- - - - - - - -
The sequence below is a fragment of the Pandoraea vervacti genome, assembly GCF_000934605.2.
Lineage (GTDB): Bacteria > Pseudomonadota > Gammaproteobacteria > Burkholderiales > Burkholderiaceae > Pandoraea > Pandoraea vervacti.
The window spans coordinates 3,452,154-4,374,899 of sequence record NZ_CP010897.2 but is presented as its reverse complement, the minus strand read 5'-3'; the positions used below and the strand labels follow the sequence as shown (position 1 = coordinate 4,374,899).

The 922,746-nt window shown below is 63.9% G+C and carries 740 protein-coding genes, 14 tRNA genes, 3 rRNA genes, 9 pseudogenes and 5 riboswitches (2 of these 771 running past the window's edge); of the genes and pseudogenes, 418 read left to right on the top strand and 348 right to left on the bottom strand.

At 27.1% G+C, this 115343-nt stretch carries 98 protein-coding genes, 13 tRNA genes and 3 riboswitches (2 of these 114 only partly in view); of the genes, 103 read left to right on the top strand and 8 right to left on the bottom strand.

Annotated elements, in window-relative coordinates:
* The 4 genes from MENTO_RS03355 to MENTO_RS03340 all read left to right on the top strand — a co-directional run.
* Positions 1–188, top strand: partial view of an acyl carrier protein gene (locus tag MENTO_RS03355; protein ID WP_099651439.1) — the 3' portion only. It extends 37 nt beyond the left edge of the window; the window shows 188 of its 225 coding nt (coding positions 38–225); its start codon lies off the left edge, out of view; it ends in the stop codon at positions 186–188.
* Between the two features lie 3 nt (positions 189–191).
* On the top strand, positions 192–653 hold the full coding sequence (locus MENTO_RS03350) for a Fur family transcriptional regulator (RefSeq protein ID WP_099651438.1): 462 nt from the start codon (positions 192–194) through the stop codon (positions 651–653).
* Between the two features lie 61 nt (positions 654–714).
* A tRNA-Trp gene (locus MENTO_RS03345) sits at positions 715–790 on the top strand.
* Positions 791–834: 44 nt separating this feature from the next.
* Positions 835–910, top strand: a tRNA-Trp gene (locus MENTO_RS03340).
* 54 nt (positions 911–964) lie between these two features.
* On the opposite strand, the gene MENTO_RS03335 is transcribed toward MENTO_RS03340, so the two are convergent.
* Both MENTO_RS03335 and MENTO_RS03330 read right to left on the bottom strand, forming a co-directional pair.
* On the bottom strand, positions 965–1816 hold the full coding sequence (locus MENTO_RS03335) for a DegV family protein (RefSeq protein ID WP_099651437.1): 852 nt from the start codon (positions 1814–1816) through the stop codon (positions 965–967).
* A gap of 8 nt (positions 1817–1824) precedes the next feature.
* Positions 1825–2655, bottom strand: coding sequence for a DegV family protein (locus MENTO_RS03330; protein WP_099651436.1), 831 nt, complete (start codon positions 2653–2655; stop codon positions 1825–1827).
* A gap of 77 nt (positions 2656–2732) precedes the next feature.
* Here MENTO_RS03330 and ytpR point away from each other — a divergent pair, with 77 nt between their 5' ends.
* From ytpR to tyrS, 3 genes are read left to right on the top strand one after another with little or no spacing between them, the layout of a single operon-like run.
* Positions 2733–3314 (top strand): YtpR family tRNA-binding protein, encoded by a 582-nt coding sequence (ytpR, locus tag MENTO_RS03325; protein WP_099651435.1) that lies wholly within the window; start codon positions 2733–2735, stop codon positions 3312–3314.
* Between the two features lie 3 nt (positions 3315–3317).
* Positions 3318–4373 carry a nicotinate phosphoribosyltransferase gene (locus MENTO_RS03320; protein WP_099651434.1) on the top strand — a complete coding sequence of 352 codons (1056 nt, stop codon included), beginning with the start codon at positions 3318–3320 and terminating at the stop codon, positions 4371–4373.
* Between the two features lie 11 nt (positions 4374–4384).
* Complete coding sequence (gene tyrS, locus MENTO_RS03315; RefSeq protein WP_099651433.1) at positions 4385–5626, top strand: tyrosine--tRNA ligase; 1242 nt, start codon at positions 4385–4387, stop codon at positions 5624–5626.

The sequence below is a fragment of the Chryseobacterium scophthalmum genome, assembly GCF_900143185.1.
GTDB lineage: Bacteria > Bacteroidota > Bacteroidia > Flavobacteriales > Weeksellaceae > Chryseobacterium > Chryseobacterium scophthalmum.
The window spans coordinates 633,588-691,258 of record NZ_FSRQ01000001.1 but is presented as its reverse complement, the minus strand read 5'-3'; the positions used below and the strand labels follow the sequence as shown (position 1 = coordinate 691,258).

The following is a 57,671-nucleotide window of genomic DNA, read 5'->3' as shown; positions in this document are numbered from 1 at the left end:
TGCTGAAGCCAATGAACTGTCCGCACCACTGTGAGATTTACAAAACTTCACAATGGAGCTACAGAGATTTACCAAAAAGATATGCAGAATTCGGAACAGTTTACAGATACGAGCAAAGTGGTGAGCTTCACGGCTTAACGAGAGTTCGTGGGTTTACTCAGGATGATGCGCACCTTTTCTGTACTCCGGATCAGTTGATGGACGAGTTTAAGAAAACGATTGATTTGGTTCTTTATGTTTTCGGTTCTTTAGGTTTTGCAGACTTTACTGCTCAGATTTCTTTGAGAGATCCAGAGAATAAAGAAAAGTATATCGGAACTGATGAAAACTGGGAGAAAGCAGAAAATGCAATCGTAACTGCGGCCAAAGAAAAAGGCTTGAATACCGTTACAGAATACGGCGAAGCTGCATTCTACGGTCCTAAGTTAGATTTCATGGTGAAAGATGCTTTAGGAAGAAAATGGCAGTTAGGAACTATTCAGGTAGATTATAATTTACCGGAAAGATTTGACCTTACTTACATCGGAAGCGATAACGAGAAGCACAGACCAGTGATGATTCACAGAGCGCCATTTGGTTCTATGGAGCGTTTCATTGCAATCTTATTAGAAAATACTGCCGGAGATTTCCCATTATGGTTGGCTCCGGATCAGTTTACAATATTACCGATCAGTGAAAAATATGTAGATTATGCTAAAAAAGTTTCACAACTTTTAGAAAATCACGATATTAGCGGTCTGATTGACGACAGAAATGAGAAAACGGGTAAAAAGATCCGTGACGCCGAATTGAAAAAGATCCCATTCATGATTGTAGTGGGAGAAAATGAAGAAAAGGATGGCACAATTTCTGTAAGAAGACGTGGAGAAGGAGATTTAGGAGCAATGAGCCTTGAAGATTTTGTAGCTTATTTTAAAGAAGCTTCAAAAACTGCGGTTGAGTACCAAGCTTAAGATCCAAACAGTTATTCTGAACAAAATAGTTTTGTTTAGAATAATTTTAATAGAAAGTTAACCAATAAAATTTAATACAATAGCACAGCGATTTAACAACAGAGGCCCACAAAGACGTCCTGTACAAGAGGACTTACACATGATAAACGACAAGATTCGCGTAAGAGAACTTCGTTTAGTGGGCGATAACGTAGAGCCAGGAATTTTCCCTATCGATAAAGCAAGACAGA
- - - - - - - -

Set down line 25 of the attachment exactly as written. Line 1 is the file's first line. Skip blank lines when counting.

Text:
* Between the two features lie 3 nt (positions 3315–3317).